Streaming outlet Fox Nation is already running the commercials its larger rivals say they want to sell.

Big subscription-based streamers like Netflix and Disney+ have caught the attention of Madison Avenue with recent announcements about launching ad-supported tiers for their services. Fox Nation, a smaller streaming outlet that is part of Fox News Media, has quietly opened some of its selections for advertisers.

Subscribers who recently streamed “Duck Family Treasure,” a new special that stars members of the Robertson family from the long-running series “Duck Dynasty,” likely saw something that people who binge-watch often don’t: commercials appearing in the bottom third of the screen while the action continued above them.

More of the ads — from Camping World, a specialist in selling recreational vehicles — are on the way. After launching the first five episodes of the series, Fox Nation is set to unveil five more this Sunday. Camping World ads will appear. In addition to the Fox Nation promotions, Camping World also sponsored a one-hour “Duck Family Treasure” special on Fox News Channel last Sunday. Ads for the company ran throughout the show.

“It’s very rare” says Jeff Collins, executive vice president of ad sales at Fox News Media, of commercials on Fox Nation. He adds: “We are not doing it in excess, and we are certainly not doing it in most programs.”

But Fox Nation is doing it, nonetheless, even as other premium services have been making early offers. Disney is gearing up to launch a new ad-supported version of Disney+, with just four minutes of commercials per hour, and has been selling availabilities in the industry’s “upfront “ market. Netflix has also signaled its intent to begin offering ads in a lower-priced tier, and its executives said at the Cannes advertising festival this week that the company is holding discussions with outside parties that might serve as a potential partner in its new sales endeavor.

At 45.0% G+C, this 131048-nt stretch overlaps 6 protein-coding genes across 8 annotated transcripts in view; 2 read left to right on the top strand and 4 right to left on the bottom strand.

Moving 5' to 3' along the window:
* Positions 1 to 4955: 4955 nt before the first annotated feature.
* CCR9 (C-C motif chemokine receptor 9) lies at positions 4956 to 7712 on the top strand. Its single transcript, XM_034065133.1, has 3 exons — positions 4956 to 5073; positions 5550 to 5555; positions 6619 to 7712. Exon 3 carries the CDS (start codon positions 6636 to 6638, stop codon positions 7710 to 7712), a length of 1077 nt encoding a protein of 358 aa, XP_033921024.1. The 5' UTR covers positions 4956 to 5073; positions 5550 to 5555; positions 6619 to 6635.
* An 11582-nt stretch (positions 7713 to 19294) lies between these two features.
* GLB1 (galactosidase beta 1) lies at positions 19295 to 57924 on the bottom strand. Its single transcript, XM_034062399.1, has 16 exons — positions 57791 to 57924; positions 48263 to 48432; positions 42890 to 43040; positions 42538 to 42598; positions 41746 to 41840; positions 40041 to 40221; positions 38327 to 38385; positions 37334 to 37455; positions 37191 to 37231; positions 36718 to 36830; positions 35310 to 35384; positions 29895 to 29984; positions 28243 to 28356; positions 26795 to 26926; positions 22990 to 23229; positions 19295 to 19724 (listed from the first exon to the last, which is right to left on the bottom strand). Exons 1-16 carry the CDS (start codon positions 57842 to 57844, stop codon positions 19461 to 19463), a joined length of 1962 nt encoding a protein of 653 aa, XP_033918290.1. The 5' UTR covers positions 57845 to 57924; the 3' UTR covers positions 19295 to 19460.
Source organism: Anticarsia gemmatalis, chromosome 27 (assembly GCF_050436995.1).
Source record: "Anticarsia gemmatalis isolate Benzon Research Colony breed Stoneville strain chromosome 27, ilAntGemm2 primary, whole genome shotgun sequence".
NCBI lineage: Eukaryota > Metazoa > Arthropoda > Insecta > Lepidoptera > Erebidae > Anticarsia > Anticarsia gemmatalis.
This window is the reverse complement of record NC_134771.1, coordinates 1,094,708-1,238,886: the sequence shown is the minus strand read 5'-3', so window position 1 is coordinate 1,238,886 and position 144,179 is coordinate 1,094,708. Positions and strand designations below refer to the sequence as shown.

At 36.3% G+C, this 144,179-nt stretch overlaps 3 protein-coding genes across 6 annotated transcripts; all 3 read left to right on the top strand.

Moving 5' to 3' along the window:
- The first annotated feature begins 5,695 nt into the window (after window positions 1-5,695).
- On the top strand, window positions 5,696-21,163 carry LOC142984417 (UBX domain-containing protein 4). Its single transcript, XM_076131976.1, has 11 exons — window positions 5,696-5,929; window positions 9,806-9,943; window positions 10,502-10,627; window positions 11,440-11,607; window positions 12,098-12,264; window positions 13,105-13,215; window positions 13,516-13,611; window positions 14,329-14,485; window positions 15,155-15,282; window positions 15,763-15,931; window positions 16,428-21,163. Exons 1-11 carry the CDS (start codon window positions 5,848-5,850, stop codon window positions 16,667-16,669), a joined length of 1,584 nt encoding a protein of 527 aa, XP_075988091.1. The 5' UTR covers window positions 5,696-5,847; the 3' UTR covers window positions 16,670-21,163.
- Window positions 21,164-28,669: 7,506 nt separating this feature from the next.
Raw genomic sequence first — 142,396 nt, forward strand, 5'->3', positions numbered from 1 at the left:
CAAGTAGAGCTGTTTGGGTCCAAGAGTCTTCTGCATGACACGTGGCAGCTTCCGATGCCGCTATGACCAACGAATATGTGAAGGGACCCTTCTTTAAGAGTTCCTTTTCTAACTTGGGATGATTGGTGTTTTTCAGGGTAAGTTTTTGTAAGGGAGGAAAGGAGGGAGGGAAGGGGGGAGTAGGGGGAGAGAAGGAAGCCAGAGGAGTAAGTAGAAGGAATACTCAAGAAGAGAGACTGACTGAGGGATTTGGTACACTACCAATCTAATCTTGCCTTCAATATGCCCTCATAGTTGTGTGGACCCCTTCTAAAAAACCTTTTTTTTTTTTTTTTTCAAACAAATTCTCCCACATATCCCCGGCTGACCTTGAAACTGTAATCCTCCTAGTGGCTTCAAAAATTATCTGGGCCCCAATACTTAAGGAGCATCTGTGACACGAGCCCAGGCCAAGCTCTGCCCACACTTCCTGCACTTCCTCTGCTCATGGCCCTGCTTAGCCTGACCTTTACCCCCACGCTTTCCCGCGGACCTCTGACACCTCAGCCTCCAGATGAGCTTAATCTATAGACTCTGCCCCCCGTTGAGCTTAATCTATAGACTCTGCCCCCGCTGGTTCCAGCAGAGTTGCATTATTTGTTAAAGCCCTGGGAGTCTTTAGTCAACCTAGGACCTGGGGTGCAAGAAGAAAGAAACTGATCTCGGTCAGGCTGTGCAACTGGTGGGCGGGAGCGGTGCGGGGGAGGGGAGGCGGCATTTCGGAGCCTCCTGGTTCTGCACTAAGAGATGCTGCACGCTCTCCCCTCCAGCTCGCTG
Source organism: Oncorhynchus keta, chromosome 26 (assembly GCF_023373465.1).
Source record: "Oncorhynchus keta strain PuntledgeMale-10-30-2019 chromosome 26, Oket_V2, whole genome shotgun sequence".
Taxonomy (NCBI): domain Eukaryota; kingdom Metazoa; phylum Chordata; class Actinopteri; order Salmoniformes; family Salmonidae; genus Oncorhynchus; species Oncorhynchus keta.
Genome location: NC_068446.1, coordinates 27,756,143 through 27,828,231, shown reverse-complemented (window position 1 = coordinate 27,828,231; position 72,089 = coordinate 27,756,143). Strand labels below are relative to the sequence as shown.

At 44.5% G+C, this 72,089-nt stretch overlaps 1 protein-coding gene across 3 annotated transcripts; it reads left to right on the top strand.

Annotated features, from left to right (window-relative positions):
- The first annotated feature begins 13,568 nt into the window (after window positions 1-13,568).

Getting an ad on Fox Nation isn’t easy. “We are doing that only for select, major partnerships,” says Collins, who notes that the ad pact with Camping World is part of a “multi-million-dollar deal.” Fox hopes to sell broader packages of inventory, he says, that might include streaming as well as traditional TV that can nab a “live” audience.

The company will consider running ads in other Fox Nation series, he says, but won’t serve them up in the usual method: interruptive 30-second spots. Collins says Fox would prefer to place the ads within the program at the bottom of the screen and in other ways that don’t take the viewer away from the program being selected. “We are sticking to promotional billboards, lower thirds,” he says.

Fox News Media believes advertisers will have interest in a broadening array of programming that focuses on lifestyle rather than hard news or politics. While Fox Nation initially billed itself as a sort of “Netflix for conservatives” when it launched in 2018, the service has placed new emphasis on true-crime shows like “Cops” as well as documentaries. To be sure, it still streams programs that appeal to the conservative base of its cable sibling.

Collins thinks sponsors may be interested in a new documentary series about Yellowstone National Park narrated by Kevin Costner, or a “Patriot Awards” show. “We have more and more of a lifestyle focus” on Fox Nation, says Collins. “We have a lot of new content coming on that we are having a lot of conversations about” with advertisers.